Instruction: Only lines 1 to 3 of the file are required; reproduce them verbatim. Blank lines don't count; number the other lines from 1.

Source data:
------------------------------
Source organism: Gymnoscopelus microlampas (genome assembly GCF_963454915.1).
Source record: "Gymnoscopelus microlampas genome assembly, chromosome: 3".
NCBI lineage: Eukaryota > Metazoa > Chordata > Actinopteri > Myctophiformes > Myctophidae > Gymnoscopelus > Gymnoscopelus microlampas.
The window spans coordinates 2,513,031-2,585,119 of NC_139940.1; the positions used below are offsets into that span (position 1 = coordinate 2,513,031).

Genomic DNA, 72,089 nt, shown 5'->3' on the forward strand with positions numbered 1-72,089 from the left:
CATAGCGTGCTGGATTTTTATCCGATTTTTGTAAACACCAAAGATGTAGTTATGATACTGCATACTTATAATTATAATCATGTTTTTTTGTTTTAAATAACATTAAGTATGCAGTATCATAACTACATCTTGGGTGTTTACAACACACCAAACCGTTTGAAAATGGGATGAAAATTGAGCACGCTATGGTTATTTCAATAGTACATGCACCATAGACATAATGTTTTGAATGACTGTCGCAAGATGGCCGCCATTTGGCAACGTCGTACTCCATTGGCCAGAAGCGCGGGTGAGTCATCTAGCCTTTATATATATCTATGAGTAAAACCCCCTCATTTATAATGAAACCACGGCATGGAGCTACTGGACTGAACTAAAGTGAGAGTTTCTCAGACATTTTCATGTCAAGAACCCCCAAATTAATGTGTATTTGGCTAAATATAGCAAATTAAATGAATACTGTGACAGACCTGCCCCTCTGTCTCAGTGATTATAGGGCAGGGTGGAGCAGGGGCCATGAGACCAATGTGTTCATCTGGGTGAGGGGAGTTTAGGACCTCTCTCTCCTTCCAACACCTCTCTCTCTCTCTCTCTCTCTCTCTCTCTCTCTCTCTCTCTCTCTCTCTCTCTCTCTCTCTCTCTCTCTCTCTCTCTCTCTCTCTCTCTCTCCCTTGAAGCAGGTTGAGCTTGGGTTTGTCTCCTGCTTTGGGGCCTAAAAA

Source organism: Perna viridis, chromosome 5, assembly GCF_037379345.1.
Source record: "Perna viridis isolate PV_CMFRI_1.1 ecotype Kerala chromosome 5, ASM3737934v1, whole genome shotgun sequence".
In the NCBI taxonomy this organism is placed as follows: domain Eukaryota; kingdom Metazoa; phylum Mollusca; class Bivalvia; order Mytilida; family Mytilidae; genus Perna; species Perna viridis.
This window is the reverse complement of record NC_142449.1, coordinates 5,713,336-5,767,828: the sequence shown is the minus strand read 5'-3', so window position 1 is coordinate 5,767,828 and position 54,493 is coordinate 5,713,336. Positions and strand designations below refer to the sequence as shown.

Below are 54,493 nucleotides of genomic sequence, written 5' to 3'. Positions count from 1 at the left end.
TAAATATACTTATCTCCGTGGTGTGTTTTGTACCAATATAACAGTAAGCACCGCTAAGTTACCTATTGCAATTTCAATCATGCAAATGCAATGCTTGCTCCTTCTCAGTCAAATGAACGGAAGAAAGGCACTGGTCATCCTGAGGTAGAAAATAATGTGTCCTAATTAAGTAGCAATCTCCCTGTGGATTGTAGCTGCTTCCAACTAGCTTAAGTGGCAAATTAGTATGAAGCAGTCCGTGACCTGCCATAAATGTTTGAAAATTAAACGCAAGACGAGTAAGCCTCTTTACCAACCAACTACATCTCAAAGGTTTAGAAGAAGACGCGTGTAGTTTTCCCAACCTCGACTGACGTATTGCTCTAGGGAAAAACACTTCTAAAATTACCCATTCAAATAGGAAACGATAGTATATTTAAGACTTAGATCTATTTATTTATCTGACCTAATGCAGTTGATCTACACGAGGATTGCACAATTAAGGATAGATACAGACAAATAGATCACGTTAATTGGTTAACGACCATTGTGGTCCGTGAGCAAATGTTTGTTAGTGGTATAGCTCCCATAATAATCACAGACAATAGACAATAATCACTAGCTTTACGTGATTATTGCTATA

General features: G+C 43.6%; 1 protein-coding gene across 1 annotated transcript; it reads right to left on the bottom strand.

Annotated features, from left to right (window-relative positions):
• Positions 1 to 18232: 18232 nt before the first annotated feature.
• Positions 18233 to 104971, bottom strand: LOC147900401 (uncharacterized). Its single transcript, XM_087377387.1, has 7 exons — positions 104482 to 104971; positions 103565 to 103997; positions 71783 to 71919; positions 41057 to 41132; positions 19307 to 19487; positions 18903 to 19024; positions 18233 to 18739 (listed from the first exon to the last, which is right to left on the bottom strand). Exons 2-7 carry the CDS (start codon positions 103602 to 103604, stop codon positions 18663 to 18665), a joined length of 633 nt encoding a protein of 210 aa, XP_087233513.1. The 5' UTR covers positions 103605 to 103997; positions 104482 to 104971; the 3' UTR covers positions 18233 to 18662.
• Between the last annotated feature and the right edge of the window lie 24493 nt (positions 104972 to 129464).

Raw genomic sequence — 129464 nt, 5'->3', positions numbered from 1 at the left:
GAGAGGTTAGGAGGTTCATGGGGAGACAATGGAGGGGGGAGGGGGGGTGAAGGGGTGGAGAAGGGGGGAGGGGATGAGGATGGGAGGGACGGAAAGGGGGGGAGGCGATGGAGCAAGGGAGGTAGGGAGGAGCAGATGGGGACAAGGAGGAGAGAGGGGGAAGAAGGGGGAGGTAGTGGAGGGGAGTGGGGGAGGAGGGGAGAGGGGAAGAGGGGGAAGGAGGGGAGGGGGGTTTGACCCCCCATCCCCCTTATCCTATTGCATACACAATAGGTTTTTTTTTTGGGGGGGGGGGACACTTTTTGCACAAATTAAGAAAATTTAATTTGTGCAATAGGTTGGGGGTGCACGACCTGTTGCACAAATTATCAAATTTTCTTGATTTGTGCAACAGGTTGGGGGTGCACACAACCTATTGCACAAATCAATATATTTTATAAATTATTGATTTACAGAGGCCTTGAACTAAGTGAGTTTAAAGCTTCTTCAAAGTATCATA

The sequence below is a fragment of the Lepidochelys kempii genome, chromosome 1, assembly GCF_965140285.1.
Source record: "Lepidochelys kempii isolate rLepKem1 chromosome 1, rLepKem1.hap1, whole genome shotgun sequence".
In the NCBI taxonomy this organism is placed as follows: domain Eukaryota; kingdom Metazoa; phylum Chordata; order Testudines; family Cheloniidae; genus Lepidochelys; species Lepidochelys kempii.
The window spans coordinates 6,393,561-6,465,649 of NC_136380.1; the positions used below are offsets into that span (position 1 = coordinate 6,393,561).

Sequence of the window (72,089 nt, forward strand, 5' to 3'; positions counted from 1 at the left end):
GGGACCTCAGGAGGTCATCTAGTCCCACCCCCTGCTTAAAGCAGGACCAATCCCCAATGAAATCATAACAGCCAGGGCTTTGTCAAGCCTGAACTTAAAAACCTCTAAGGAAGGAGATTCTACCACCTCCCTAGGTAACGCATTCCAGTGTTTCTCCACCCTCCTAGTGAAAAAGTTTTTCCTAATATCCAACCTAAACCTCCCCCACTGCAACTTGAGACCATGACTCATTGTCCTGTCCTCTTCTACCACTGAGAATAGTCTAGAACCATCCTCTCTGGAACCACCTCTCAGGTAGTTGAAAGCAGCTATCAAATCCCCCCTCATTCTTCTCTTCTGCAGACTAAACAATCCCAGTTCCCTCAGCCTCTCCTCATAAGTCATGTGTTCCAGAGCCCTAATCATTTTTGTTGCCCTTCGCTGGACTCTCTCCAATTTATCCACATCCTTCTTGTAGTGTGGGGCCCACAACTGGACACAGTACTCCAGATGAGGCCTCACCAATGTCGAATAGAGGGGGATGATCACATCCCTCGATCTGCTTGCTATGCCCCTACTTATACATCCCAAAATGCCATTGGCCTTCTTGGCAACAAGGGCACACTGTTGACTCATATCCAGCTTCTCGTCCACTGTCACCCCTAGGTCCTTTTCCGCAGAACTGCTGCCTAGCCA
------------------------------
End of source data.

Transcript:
Source organism: Gymnoscopelus microlampas (genome assembly GCF_963454915.1).
Source record: "Gymnoscopelus microlampas genome assembly, chromosome: 3".
NCBI lineage: Eukaryota > Metazoa > Chordata > Actinopteri > Myctophiformes > Myctophidae > Gymnoscopelus > Gymnoscopelus microlampas.